The beginning of the good news about Jesus Christ, God’s Son, happened just as it was written about in the prophecy of Isaiah:
Look, I am sending my messenger before you.
He will prepare your way,
a voice shouting in the wilderness:
“Prepare the way for the Lord;
make his paths straight.”
John was in the wilderness calling for people to be baptized to show that they were changing their hearts and lives and wanted God to forgive their sins. Everyone in Judea and all the people of Jerusalem went out to the Jordan River and were being baptized by John as they confessed their sins. John wore clothes made of camel’s hair, with a leather belt around his waist. He ate locusts and wild honey. He announced, “One stronger than I am is coming after me. I’m not even worthy to bend over and loosen the strap of his sandals. I baptize you with water, but he will baptize you with the Holy Spirit.”
About that time, Jesus came from Nazareth of Galilee, and John baptized him in the Jordan River. While he was coming up out of the water, Jesus saw heaven splitting open and the Spirit, like a dove, coming down on him. And there was a voice from heaven: “You are my Son, whom I dearly love; in you I find happiness.”
At once the Spirit forced Jesus out into the wilderness. He was in the wilderness for forty days, tempted by Satan. He was among the wild animals, and the angels took care of him.
Mark’s take on The Way of Jesus moves at such a fast pace that I’ve always felt like it read like a spy novel.
“It’s a dark, foggy night. A man in an trench coat and fedora is engulfed in the shadows of an alley.
Another man approaches.
After they exchange the predetermined passwords, the first man says, “Here. Take this. Read it. Memorize it. And then destroy it!”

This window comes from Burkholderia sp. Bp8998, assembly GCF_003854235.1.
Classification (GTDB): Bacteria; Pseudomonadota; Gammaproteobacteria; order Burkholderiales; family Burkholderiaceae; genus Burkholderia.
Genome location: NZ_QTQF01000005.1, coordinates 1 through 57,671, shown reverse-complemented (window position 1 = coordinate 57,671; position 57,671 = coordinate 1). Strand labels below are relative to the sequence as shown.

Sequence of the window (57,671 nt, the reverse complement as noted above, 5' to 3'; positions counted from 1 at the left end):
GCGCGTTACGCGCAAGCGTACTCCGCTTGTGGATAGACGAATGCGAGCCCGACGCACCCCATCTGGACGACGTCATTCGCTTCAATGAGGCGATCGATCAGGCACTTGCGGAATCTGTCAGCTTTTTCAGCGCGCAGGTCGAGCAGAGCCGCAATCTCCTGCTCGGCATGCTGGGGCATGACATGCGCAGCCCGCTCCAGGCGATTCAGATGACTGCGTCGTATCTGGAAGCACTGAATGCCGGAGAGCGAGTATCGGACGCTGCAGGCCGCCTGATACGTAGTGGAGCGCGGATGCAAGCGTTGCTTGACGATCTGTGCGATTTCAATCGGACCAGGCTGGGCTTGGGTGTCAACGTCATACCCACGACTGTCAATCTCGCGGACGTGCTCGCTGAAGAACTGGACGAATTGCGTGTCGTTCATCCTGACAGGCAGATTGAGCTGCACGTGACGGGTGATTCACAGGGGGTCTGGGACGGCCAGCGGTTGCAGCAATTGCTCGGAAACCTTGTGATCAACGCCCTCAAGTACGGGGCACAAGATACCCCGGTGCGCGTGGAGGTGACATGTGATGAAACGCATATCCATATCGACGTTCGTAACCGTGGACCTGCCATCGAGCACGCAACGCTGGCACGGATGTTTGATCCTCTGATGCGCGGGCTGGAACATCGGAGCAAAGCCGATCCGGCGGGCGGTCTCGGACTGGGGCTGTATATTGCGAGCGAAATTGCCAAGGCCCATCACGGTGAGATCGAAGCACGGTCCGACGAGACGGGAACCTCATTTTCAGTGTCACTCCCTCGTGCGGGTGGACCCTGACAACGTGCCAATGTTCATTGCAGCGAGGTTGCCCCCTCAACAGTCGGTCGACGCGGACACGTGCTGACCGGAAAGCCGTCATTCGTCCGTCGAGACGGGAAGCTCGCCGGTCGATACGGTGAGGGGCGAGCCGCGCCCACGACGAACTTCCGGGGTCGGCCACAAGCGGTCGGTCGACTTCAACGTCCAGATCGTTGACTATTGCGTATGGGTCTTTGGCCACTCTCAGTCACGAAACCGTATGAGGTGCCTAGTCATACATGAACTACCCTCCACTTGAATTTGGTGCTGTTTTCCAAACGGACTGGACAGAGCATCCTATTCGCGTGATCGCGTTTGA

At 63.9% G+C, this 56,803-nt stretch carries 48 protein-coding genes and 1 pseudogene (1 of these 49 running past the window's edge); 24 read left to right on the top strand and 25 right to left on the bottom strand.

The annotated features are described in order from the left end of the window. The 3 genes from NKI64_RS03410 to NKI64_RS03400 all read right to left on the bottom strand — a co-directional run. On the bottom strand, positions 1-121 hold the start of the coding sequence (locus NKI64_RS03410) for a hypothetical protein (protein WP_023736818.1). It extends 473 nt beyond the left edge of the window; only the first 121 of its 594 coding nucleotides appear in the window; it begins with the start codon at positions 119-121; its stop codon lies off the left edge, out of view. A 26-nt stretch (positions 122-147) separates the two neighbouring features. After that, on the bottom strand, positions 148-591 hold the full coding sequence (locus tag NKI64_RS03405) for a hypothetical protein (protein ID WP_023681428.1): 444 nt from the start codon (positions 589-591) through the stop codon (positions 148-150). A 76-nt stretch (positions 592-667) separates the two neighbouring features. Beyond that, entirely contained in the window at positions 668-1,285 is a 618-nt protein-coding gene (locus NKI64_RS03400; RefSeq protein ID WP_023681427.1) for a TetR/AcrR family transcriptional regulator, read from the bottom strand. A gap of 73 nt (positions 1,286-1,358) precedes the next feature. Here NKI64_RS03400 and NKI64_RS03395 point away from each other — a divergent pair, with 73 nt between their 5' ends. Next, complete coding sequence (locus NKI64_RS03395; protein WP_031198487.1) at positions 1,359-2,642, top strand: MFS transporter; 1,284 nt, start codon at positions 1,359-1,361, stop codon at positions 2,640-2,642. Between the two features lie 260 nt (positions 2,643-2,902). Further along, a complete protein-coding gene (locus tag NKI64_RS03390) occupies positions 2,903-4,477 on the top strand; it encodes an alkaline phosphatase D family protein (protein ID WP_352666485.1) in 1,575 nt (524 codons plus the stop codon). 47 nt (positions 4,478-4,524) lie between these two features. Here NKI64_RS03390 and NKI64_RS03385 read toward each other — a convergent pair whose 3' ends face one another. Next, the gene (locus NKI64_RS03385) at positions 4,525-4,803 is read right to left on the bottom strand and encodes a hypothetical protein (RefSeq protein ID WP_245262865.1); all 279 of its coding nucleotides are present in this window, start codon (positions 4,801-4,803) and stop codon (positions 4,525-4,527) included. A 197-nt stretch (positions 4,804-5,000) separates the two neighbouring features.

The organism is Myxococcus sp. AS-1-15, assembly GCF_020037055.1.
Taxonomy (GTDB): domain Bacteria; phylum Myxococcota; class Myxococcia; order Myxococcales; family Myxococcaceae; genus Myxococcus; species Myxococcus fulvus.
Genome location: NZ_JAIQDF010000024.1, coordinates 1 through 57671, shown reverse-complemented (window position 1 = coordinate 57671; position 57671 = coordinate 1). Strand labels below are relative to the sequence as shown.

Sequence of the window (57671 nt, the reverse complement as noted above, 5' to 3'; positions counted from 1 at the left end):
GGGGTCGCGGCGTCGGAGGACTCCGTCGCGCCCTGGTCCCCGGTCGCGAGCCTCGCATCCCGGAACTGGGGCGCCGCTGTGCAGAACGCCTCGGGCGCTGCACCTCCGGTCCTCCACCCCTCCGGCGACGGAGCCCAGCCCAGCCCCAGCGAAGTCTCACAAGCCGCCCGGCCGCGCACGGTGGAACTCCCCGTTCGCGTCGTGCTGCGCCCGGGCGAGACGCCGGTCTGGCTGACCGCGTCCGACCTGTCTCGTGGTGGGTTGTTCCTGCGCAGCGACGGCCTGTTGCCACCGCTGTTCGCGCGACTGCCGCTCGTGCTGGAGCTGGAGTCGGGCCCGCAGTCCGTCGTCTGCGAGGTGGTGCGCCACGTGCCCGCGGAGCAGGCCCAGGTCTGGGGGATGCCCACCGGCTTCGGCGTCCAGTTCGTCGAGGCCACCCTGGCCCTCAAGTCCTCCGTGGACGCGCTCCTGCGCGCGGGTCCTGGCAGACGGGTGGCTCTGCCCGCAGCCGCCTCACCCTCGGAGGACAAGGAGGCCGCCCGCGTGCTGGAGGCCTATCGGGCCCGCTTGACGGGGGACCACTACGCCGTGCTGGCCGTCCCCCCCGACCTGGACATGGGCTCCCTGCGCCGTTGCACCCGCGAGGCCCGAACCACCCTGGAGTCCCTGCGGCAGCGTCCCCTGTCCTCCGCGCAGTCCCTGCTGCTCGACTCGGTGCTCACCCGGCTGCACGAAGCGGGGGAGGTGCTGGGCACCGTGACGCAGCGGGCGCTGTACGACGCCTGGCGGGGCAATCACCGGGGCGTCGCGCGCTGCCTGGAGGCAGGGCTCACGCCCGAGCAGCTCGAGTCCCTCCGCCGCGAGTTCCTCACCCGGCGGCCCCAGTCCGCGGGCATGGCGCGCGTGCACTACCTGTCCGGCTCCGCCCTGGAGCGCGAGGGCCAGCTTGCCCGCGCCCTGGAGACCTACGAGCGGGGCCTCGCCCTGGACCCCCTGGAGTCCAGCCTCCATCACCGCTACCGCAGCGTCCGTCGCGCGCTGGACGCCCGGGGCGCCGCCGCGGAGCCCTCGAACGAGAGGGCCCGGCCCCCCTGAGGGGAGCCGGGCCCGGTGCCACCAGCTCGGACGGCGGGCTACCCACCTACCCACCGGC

Mark seems to just hit the highlights whereas the other books give us a lot more detail.
In this story about John the Baptiser, we are given a clue that the other Gospel writers don’t give us. Mark describes John. He says that John “wore clothes made of camel’s hair, with a leather belt around his waist.”
Why is that? Why would Mark make this distinction? He’s telling us something that usually gets overlooked. We find the key from the Jewish Scriptures. In 2Kings, messengers from king Ahaziah tell the king that they were met by a messenger from G_d on their way to beseech a pagan deity. When the king asked what this messenger looked like, they replied, “He wore a garment of hair, with a belt of leather about his waist.” King Ahaziah knew who this was, “It is Elijah the Tishbite.”
This is crucial. And the people of Jesus’ time knew this connection. The disciples even asked Jesus about this:
“(Why) do the legal experts say that Elijah must first come?”
Jesus responded, “Elijah does come first and will restore all things. In fact, I tell you that Elijah has already come, and they didn’t know him. But they did to him whatever they wanted. In the same way the Human One is also going to suffer at their hands.” Then the disciples realized he was telling them about John the Baptist.
If John the Baptist was “Elijah,” and Elijah came to “restore all things,” then what does that say about Jesus and his mission? It means that Jesus is G_d’s appointed king (Messiah) and that through him, G_d’s Realm will be established.
G_d’s restoration and reconciliation project has begun!
In the Love of the Three in One,
Br. Jack+, LC